Global Health Needs and the Short-Term Medical Volunteer: Ethical Considerations
- 1.4k Downloads
Never underestimate the ability of a small group of committed individuals to change the world. Indeed, they are the only ones who ever have—Margaret Mead.
Many licensed health care professionals from the United States and other developed nations travel each year to resource poor regions as medical volunteers. These trips, sometimes referred to as “medical missions” or “short-term medical missions” (STMMs), vary in scope, goal,...
Through many conversations with health professionals throughout the United States on such matters, I have come to a clear realization. Those who write and talk about the dream of global health equity can make people think, but can not make them care. It is only through direct involvement with the poor in the developing world (or here at home) that medical students and others in the medical profession at large will find reasons to care and, ultimately, find ways to change the health of the world’s most vulnerable—Edward O’Neil, Jr., MD (2006a, p. 848).
KeywordsHealth Care Professional Resource Poor Setting Obstetric Fistula Medical Mission Health Profession Student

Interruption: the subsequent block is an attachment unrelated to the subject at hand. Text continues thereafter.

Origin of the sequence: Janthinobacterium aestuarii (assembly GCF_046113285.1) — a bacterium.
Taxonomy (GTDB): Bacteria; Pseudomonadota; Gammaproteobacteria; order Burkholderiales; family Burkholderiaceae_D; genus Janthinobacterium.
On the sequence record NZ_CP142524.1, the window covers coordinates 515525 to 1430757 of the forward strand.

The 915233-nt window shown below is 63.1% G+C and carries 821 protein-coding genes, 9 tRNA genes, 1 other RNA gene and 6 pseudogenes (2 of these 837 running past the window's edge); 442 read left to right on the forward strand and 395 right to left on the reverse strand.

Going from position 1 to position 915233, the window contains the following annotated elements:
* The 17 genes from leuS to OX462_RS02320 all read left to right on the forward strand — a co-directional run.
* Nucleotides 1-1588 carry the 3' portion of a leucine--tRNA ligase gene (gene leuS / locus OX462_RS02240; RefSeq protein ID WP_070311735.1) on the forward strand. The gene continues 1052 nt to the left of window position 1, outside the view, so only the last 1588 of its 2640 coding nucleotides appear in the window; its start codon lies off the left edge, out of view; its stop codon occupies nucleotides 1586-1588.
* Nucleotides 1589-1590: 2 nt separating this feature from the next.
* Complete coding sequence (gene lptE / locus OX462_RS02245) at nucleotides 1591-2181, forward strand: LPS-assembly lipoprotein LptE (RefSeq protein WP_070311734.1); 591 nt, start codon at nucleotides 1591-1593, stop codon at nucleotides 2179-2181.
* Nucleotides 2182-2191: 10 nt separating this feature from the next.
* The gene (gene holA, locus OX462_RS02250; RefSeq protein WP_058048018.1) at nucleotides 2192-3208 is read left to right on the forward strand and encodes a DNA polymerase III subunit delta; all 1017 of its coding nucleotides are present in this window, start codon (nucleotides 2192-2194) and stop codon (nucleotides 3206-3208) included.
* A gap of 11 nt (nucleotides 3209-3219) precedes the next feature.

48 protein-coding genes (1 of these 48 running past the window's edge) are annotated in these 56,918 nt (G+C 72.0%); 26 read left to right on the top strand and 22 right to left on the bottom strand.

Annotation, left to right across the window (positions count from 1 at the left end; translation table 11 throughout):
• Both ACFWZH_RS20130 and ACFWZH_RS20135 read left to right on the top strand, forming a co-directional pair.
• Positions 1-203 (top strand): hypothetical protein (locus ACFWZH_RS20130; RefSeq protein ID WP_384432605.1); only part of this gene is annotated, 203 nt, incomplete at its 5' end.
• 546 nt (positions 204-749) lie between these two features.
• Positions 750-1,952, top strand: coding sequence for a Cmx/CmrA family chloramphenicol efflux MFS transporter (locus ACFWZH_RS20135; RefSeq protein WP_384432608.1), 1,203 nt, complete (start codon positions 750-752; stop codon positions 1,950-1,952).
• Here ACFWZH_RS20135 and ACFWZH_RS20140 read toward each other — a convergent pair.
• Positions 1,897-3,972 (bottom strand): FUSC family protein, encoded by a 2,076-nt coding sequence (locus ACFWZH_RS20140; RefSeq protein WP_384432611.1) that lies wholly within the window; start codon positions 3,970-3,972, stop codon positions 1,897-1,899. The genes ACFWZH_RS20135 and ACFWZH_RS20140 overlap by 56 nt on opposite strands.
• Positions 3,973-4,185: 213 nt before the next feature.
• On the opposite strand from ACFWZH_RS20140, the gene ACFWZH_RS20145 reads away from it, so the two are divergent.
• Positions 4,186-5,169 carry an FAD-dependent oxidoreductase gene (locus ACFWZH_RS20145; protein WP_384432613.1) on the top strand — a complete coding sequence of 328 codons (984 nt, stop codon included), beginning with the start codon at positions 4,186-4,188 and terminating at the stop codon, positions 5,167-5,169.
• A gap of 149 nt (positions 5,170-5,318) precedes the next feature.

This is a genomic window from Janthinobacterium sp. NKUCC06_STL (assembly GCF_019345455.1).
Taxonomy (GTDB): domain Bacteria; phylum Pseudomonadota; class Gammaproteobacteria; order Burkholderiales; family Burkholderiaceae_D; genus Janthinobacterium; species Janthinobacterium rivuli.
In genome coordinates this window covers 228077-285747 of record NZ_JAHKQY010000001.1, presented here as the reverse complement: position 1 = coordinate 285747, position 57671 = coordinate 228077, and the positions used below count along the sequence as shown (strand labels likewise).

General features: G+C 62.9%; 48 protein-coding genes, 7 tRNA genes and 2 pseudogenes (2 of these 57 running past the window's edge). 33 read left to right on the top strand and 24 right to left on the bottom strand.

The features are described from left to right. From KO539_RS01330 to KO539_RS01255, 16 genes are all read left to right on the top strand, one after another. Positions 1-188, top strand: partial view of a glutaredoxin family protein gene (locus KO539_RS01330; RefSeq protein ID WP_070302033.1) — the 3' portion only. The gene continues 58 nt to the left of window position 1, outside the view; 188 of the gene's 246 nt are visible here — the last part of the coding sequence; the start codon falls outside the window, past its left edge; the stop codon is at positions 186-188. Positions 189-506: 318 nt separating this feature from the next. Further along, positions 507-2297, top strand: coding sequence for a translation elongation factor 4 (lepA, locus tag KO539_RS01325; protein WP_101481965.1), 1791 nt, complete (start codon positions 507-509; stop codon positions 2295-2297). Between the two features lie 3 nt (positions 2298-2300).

- Anderson, F. W. J., & Wansom, T. (2009). Beyond medical tourism: authentic engagement in global health. Virtual Mentor, American Medical Association Journal of Ethics, 11(7), 506–510.Google Scholar
- Ansbacher, R. (2006). Medical missions enlighten. Michigan Medicine: The Journal of the Michigan State Medical Society, 105(1), 5.Google Scholar
- DeCamp, M. (2011). Ethical review of global short-term medical volunteerism. HEC Forum. doi: 10.1007/s10730-011-9152-y.
- National Library of Medicine. Accessed June 23, 2011, from http://www.nlm.nih.gov.
- O’Neil, E., Jr. (2006a). The ‘ethical imperative’ of global health service. Virtual Mentor, American Medical Association Journal of Ethics, 8(12), 846–850.Google Scholar
- O’Neil, E., Jr. (2006b). Awakening hippocrates: A primer on health, poverty, and global service. Chicago: American Medical Association.Google Scholar
- O’Neil, E., Jr. (2006c). A practical guide to global health service. Chicago: American Medical Association.Google Scholar
- Organization for economic co-operation and development (OECD). (2004). The Development Assistance Committee Journal of Development Co-operation 2003 Report, 5(1). Development assistance committee of the organization for econimic co-operation and development. Paris, France: OECD Publications.Google Scholar
- Ott, B. B., & Olson, R. M. (2011). Ethical issues of medical missions: The clinicians’ view. HEC Forum 22(2). doi: 10.1007/s10730-011-9154-9
- Wall, A. (2011). The context of ethical problems in medical volunteer work. HEC Forum 22(2). doi: 10.1007/s10730-011-9155-8
- Wall, L. L. (2011). Ethical concerns regarding operations by volunteer surgeons on vulnerable patient groups: the case of women with obstetric fistulas. HEC Forum, 22(2). doi: 10.1007/s10730-011-9153-x
- Wall, A. E. (in press) Ethics in international medicine: a practical guide for medical aid workers in developing countries. Lebanon, NH: University Press of New England.Google Scholar
- White, M., & Cauley, K. (2006). Op-ed. A caution against medical student tourism. Virtual Mentor, American Medical Association Journal of Ethics, 8(12), 851–854.Google Scholar